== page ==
(Several months ago I wrote in these pages that I was going to periodically post brief excerpts from the Chet Helms biography. This is the first installment.)
On Saturday, January 19, 1963, Janis celebrated her 20th birthday at Threadgill’s. It was also a going-away party because she had decided to leave The Waller Creek Boys and go to San Francisco with Chet.
On Wednesday, January 23, the couple hitched to Fort Worth and presented themselves at 3510 Avenue D on the east side of town, the home of Chet’s mother and stepfather.
That is the moment the enduring legend of Chet and Janis, peppered with a healthy dose of mythology, began.
Ellis Amburn in Pearl: “Chet’s mother was appalled when Janis came stomping into her house in her funky blue jeans, the first three buttons of her blue work shirt undone, and wearing no bra. Says Chet, ‘Janis sat around swearing like a trooper, right in front of my mother.’”
Amburn goes on to recount how when Chet’s mother refused to let the couple spend the night “there were screams and tears.”
Alice Echols in her Scars of Sweet Paradise more or less repeats this story.
But it strains credulity to believe that Janis, who could indeed be loud, course and vulgar with her friends, would behave that badly in the home of a friend’s parents, a home in which she was seeking temporary shelter. She simply hadn’t been raised that way. It also strains credulity that Chet, despite his periodic disagreements with his mother, would allow her to be so disrespected by someone he’d brought into her home.
Almost two decades before Amburn’s book and almost three before Echol’s, a far more sedate version of the incident appeared in Myra Friedman’s Janis biography, Buried Alive. She writes that although Chet’s mother was shocked by Janis’ mannish attire, she was far more distressed that her son was traveling with a person of the opposite sex. Friedman quotes Chet as saying, “It created a crisis in my mother’s religion.”
Chet’s younger brother, John, who was in the house that night, agrees. John was flabbergasted that Chet would show up with a female companion, expecting to be put up for a night or two, aware of his mother’s religious beliefs, not to mention the social mores of the day, but he insists that Janis neither stomped around nor swore in front of his mother.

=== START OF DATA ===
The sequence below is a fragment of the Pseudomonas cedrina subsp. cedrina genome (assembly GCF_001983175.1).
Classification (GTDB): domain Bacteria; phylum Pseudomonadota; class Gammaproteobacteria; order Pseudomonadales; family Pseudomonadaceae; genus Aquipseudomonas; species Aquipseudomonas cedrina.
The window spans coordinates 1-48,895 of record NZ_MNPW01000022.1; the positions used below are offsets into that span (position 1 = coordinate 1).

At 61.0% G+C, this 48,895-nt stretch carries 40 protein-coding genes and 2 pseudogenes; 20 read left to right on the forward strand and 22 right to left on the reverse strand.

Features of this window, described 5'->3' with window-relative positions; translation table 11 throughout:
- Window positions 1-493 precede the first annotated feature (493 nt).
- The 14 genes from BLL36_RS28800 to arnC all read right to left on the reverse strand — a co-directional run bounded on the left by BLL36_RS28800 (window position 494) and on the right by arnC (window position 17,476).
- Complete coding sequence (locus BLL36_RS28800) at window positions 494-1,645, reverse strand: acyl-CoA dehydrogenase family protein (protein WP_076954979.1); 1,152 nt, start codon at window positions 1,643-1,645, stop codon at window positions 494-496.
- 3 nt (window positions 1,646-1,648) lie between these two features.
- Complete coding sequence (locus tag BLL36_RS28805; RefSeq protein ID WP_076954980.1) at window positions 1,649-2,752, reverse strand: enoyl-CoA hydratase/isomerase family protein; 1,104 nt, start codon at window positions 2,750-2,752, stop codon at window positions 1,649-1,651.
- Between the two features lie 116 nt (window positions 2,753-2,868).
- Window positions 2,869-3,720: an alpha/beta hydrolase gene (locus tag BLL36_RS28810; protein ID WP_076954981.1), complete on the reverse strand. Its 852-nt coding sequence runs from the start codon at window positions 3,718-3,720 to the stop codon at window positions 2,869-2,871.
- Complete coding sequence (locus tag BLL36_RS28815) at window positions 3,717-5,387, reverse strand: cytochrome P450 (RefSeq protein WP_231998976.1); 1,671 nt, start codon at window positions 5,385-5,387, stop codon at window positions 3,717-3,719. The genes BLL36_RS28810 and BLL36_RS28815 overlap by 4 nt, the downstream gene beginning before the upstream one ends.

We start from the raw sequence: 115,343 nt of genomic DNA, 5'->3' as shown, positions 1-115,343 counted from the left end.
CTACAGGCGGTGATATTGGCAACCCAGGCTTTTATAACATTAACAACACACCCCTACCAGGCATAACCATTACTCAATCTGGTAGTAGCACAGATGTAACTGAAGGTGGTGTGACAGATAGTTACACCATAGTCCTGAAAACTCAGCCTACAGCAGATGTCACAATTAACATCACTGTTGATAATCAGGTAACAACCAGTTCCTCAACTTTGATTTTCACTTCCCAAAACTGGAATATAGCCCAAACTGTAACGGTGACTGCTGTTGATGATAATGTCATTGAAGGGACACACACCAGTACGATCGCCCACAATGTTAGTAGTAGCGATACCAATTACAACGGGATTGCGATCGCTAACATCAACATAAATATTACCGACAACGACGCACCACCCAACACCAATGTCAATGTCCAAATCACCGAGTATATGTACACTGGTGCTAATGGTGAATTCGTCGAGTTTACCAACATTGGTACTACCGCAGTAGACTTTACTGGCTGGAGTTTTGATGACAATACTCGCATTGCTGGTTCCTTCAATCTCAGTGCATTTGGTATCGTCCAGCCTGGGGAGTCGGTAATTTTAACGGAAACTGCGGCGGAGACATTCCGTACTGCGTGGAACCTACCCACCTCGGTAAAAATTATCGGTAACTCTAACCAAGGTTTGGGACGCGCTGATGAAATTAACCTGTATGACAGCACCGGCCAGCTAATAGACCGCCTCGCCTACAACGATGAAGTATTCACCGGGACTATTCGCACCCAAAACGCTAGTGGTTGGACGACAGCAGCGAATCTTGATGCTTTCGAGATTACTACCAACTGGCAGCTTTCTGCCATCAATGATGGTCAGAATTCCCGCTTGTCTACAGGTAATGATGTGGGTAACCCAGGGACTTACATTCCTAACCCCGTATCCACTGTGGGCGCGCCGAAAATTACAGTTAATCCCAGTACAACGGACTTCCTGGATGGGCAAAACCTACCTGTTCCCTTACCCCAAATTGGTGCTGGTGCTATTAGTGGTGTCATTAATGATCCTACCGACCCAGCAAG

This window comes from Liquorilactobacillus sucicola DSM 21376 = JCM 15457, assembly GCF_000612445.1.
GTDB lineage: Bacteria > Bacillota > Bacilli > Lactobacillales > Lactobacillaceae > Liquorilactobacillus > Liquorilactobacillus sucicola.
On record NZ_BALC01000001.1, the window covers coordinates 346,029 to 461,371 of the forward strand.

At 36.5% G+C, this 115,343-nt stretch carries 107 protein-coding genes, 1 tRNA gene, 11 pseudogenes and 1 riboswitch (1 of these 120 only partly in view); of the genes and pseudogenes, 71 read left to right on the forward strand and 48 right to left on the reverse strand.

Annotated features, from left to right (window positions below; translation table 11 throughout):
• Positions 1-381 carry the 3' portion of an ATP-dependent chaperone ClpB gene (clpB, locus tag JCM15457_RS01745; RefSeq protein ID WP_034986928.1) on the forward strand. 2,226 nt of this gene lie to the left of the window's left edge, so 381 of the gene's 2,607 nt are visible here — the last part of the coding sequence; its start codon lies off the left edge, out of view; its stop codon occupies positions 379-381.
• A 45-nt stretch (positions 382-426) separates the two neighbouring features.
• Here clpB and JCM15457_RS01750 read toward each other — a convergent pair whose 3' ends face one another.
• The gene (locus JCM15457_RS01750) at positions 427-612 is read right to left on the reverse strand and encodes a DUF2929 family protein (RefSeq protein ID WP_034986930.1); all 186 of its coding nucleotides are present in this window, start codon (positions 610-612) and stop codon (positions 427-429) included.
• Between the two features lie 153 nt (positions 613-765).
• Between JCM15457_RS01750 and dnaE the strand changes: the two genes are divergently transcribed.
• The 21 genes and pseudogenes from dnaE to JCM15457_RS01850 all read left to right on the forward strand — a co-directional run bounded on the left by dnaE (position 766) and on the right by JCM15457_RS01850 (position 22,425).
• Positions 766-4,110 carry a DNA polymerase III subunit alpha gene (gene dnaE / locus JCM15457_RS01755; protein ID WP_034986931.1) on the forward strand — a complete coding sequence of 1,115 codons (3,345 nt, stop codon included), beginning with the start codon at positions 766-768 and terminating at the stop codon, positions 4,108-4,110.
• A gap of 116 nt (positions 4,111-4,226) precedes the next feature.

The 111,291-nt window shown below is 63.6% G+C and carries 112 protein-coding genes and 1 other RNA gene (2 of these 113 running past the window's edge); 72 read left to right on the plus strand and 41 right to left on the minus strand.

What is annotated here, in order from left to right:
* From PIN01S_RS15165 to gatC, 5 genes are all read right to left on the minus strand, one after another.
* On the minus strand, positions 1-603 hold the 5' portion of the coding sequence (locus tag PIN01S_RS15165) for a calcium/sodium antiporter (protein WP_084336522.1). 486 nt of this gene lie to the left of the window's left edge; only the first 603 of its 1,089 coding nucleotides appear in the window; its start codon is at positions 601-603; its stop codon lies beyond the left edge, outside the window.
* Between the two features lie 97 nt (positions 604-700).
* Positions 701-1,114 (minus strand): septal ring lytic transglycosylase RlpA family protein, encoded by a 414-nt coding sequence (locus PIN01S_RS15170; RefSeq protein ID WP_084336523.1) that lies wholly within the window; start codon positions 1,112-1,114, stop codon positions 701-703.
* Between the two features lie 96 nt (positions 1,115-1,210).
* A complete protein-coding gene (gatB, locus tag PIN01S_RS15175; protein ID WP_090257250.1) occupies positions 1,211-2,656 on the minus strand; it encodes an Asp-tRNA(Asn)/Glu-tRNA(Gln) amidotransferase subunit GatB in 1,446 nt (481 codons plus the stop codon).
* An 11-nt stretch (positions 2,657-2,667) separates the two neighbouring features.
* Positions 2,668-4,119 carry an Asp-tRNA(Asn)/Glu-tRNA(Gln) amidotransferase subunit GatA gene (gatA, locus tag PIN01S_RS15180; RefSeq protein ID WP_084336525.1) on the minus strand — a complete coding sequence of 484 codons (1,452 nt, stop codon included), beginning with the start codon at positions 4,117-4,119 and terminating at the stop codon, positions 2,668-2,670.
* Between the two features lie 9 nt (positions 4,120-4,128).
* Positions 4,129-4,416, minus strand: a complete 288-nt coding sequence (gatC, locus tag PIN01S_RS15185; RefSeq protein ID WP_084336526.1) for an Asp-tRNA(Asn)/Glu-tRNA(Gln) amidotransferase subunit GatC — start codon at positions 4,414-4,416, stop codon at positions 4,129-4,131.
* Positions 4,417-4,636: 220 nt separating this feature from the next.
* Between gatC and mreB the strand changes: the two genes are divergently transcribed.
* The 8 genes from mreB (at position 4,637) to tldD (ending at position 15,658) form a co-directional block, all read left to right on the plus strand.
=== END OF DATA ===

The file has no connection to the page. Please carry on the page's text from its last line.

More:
“That is 100 percent wrong,” John says. “Make that a thousand percent wrong. When my mother answered the door, Janis was standing next to Chet, strumming her autoharp and softly humming a tune. Janis was very sweet and polite with my mother.”
But neither Janis’ demeanor, nor Chet’s assurances that they were just friends convinced Novella that they should spend the night under her roof. So after dinner, John drove Chet and Janis out to the Fort Worth stockyards on the edge of town and dropped them off to begin the next leg of their journey. When John returned home, his distressed mother told him that having to turn Chet away had broken her heart.
And thus began Phase II of the legend of Chet and Janis.
The story Chet told countless times over the years is that he and Janis hitchhiked from Fort Worth straight through to San Francisco in 50 hours and went directly to North Beach where Janis sang a few songs at the former The Fox and The Hound, which, under new ownership, had recently changed its name to Coffee and Confusion. Despite a strict policy against passing the hat, the club’s crusty owner, Sylvia Fennell, was so impressed by Janis’ performance, she waived that rule, which resulted in a $50-$60 windfall for the newly-arrived Texans.
It’s a terrific story and it’s almost true.
Chet and Janis didn’t travel straight through from Fort Worth to San Francisco; they stopped in Santa Maria, Chet’s birthplace, to visit his favorite aunt, Ruth Helms Vallance, whose husband, Frank, had recently passed away. Ruth was temporarily living in an apartment with her youngest daughter, Goldie, while waiting for a new house to be completed. Her other three daughters were out of the house, but living in the area.
The Helms side of the family was considerably more liberal than the Dearmore side and Aunt Ruth had no qualms about allowing Chet and Janis to bunk at her place. During their brief stay in Santa Maria, Chet and Janis made the short side trip to Betteravia, the company town where Chet had spent his first nine years. They visited the general store where several employees and patrons told them stories about Chester Sr., who was fondly remembered more than a decade after his death. They also went to The Santa Maria Inn, which featured a display of some of the Native American artifacts Chester Sr. had spent his short lifetime collecting.
After spending a night in Santa Maria, Aunt Ruth and Goldie drove Chet and Janis to the Greyhound bus station. Ruth bought the couple bus tickets for the 250-mile jaunt north to San Francisco and lent them $20.
Two weeks later, Aunt Ruth received a card from Janis, thanking her for her generosity and hospitality. A $20 bill was tucked inside the card.
It is true that Janis sang at Coffee and Confusion soon after arriving in San Francisco and it is true that the hat was passed for her that night. Despite that initial success, Chet and Janis soon mostly went their separate ways, not because they had any personal conflicts, but because they had different agendas and separate circles of friends.